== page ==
Pi-Ramses and Zarw

THE recent archaeological discoveries at Kantarah (see Chapter Eleven) have made it unnecessary to argue in as much detail as I had earlier envisaged that this was the area where Pi-Ramses, the city of the Exodus, was to be found on the site of the Hyksos capital Avaris, and the fortified city of Zarw. However, some further evidence that led me to this conclusion may be of interest to the reader.

(i) The City of Pi-Ramses

Pi-Ramses was the Eastern Delta residence and capital of kings of the Nineteenth, Twentieth and early Twenty-first Dynasties until, during the Twenty-first Dynasty, a new capital was established at Tanis, south of Lake Menzalah in the northern part of the Delta. One reason why the precise location of Pi-Ramses has been the subject of considerable debate and disagreement is that it appears to have been constructed at an existing site: another that Ramses II, the third king of the Nineteenth Dynasty who gave the city its name, ruled for sixty-seven years and left many constructions all over the Eastern Delta.

Texts of the Ramesside period speak frequently of a location called Pi-Ramses myr Amun, House of Ramses, Beloved of Amun. We learn, for example, from his triumphal poem known as the Poem of Pe-natour, mentioned briefly in Chapter Eleven, that when, in the summer of his Year 5, Ramses II set out on his first Asiatic campaign he ‘passed the fortress of Zarw’ and it seems that he remained for some time in a location beyond the fortress. The text then proceeds to say that ‘His Majesty being in [the town of] Ramses, Beloved of Amun’ started his march on Palestine from this point. This text indicates that the Ramses residence not only lay beyond the fortress of Zarw, but at the start of the ‘road of Horus’ that leads to Gaza.1 What confirms this location is the fact that, on his return from this campaign, the first place mentioned was the ‘House of Ramses, Beloved of Amun Great of Victories’. It was only when proceeding from Egypt to Palestine that he had to pass the fortress of Zarw before reaching his Eastern Delta residence.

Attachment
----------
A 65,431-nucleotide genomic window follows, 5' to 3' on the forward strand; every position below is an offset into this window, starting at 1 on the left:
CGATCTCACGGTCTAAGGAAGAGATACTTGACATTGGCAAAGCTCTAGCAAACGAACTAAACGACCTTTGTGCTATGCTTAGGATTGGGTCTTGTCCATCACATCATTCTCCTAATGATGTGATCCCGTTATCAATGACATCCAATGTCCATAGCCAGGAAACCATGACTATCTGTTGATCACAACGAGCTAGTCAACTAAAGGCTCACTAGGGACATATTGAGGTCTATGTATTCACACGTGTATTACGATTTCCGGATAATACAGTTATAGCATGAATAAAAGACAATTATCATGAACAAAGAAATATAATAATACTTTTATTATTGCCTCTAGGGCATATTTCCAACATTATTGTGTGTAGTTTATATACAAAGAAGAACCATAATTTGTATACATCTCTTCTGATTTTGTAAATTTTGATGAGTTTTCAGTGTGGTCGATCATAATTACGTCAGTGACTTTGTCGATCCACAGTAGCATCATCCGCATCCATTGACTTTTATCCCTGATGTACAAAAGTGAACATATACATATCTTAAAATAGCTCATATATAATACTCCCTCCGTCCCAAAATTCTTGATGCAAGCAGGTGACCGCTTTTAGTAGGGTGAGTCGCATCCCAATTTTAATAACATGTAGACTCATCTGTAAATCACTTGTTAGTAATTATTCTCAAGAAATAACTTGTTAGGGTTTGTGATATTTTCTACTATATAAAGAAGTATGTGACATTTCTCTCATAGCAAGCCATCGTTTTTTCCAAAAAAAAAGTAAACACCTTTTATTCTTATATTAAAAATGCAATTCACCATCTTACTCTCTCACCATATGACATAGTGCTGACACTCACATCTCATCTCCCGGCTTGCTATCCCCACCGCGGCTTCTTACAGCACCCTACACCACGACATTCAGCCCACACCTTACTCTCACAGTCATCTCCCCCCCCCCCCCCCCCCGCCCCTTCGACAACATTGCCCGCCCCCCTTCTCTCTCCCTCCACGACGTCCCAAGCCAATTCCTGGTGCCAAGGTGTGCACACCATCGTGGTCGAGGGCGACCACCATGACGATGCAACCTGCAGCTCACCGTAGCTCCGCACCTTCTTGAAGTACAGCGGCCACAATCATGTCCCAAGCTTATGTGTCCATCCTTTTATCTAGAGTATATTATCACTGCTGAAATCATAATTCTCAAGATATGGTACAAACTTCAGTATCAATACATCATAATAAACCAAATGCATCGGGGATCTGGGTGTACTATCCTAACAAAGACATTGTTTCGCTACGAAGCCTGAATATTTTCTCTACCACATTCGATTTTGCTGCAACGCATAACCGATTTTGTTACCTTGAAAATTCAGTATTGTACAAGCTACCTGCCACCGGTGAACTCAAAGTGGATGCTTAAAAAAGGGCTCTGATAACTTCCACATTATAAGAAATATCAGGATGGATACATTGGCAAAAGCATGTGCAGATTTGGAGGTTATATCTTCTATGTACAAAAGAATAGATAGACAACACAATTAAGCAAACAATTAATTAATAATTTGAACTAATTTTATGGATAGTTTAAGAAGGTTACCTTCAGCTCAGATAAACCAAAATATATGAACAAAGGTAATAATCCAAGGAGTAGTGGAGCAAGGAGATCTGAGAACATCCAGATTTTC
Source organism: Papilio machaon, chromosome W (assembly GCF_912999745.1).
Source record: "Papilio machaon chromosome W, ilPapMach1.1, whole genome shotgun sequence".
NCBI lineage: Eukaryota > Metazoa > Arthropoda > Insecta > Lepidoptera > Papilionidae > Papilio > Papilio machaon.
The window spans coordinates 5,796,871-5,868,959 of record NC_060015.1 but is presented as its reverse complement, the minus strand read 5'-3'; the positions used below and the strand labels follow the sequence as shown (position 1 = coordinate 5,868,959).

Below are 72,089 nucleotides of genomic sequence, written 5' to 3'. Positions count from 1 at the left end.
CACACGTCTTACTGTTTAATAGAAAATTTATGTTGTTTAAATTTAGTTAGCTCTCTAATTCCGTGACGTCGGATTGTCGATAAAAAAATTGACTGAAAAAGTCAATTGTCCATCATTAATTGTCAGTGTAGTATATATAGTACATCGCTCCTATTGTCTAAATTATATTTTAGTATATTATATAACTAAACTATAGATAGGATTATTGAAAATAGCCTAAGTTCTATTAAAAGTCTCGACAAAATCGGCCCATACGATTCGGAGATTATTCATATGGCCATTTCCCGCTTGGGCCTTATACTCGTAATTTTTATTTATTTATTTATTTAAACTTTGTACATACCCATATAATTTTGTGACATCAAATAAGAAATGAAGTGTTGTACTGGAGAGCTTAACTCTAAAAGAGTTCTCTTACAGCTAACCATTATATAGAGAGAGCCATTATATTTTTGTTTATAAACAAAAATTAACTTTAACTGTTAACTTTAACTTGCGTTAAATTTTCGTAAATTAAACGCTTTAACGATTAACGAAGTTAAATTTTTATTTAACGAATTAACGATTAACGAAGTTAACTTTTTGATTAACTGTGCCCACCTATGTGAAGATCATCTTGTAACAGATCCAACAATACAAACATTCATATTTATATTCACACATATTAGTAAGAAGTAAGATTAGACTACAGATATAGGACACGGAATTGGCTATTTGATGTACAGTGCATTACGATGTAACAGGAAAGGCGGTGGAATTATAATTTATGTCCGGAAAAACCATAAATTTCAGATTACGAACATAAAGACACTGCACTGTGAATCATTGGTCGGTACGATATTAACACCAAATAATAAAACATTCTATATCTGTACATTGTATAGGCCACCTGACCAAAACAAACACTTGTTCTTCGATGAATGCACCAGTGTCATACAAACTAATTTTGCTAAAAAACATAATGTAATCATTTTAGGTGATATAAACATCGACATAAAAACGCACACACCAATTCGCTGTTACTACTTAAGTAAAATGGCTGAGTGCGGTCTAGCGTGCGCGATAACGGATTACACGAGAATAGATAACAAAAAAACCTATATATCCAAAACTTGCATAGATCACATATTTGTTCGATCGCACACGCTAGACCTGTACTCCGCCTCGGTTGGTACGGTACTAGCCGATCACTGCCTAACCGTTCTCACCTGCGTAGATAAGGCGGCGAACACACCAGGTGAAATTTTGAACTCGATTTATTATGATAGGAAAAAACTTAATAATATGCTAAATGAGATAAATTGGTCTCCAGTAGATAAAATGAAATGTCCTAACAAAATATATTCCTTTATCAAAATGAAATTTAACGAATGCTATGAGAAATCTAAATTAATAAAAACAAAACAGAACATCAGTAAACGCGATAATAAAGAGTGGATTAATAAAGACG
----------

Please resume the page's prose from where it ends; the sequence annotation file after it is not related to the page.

Dr Kitchen of Liverpool University is one of a number of scholars who does not accept this interpretation. Instead he regards the ‘town of Ramses, Beloved of Amun’ as being a different city that Ramses II built in Phoenicia, to the south of Syria. This view is based upon the fact that in the text there are five missing squares, followed by the Egyptian word for ‘cedar’. The text then goes on to tell us that the king ‘proceeded northward and arrived at the upland of Kadesh (in Syria)’. It is this juxtaposition of ‘cedar’ and Kadesh that has led such scholars to believe that the reference is to a city in Phoenicia.